The fungi are a group of Eukaryotic microorganisms that lack chlorophyll, fungi can not prepare their own food so they are heterotrophic.
They either obtained their food from dead organic matter as saprophytes or obtained food from the bodies of living plants and animals as parasites .
Fungi have some distinctive features which set them well apart from both plants and animals.
? Fungi differ from plants in the following features;
1. The cell wall of most fungi consist of chitin rather than cellulose as in plants. Sometimes chitin and cellulose both are present simultaneously .
2. Fungi are usually multicellular but are not differentiated into roots, stem and leaves like plants.
3. Fungi stored food in the form of glycogen rather than glucose as plants do.
4. Due to lack of cholorophyll, fungi are unable to synthesize their own food and are, therefore, heterotrophic.
? Fungi differ from animals in the following features:
1. Unlike animals, the fungi can not injest solid food materials. They obtain their food from the surrounding media in soluble form in a manner similar to prokaryotes.
2. Fungi show a distinctive growth pattern. In most of these organisms, every part of mycelium have the potential for growth.
3. Fungi have chemically and morphologically differentiated rigid cell wall during all stages of growth , usually made of chitin while animals lack it.
From all above discussion it is clear that fungi are different from Plants and animals and scientists agree upon this, that they merit a kingdom of their own.
The science which deals with fungi is known as mycology. The fungi are a diverse group of organisms with more than 1,00,000 species with several more yet to be described.
Fungi are of great economic importance.
? A large number of fungi destroy our food resources
? Very many of them cause diseases of plants , animals and man.
? Some of them are utilized as food.
? Some are used in medicines.
? Some are used in the production of chemicals and other industrial processes.
The common representatives are Mashrooms, Toadstools, puff-balls, mildews, rusts, molds, smuts and other many plant pathogens.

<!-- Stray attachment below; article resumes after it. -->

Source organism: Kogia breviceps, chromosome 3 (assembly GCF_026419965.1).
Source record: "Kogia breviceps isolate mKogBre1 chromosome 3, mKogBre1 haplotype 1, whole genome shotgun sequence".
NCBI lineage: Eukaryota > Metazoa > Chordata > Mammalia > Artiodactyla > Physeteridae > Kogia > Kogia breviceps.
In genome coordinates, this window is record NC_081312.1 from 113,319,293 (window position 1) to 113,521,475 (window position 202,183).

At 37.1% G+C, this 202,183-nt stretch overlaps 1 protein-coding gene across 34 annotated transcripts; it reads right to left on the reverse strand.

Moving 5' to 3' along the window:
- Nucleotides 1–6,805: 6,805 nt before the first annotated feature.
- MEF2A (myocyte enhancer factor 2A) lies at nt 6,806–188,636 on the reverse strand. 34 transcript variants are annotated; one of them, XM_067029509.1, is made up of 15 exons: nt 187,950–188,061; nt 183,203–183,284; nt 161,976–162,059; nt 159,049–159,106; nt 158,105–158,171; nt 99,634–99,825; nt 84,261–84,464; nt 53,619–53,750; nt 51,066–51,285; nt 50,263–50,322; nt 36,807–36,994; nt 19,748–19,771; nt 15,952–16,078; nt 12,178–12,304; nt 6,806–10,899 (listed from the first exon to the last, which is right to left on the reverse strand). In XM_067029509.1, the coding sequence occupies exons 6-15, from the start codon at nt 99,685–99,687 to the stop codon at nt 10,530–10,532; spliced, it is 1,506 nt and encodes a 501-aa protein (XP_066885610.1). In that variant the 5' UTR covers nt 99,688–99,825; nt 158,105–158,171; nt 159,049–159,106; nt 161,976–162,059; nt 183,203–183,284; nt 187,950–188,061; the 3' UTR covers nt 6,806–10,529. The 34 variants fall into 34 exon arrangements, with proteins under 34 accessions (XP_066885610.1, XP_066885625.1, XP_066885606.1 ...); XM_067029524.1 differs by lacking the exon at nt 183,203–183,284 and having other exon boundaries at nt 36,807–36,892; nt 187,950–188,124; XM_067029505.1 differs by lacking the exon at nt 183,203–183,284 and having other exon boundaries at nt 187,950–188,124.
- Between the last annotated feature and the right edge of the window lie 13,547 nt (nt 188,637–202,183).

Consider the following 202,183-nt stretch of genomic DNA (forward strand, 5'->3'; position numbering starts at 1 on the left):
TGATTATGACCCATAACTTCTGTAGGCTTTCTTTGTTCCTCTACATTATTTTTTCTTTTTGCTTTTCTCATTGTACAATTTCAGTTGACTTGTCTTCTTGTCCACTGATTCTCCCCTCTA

Morphology of Fungi:
? Microscopic structures:
Most fungi grow as hyphae, which are cylindrical, thread-like structures 2–10 µm in diameter and up to several centimeters in length.
Hyphae grow at their tips (apices), new hyphae are typically formed by emergence of new tips along existing hyphae by a process called branching, or occasionally growing hyphal tips fork, giving rise to two parallel-growing hyphae.
Hyphae also sometimes fuse when they come into contact, a process called hyphal fusion (or anastamosis). These growth processes lead to the development of a mycelium, an interconnected network of hyphae.
Hyphae can be either septate or coenocytic. Septate hyphae are divided into compartments separated by cross walls (internal cell walls, called septa, that are formed at right angles to the cell wall giving the hypha its shape), with each compartment containing one or more nuclei; coenocytic hyphae are not compartmentalized. Septa have pores that allow cytoplasm, organelles, and sometimes nuclei to pass through; an example is the dolipore septum in fungi of the phylum Basidiomycota. Coenocytic hyphae are in essence multinucleate supercells.
Many species have developed specialized hyphal structures for nutrient uptake from living hosts; examples include haustoria in plant-parasitic species of most fungal phyla, and arbuscules of several mycorrhizal fungi, which penetrate into the host cells to consume nutrients.
Although fungi are opisthokonts—a grouping of evolutionarily related organisms broadly characterized by a single posterior flagellum—all phyla except for the chytrids have lost their posterior flagella. Fungi are unusual among the eukaryotes in having a cell wall that, in addition to glucans (e.g., ?-1,3-glucan) and other typical components, also contains the biopolymer chitin.
Fig. 1.4An environmental isolate of Penicillium hypha conidiophore phialide conidia septa
? Macroscopic structures:
Fungal mycelia can become visible to the naked eye, for example, on various surfaces and substrates, such as damp walls and spoiled food, where they are commonly called molds. Mycelia grown on solid agar media in laboratory petri dishes are usually referred to as colonies. These colonies can exhibit growth shapes and colors (due to spores or pigmentation) that can be used as diagnostic features in the identification of species or groups. Some individual fungal colonies can reach extraordinary dimensions and ages as in the case of a clonal colony of Armillaria solidipes, which extends over an area of more than 900 ha (3.5 square miles), with an estimated age of nearly 9,000 years.
The apothecium—a specialized structure important in sexual reproduction in the ascomycetes—is a cup-shaped fruit body that is often macroscopic and holds the hymenium, a layer of tissue containing the spore-bearing cells.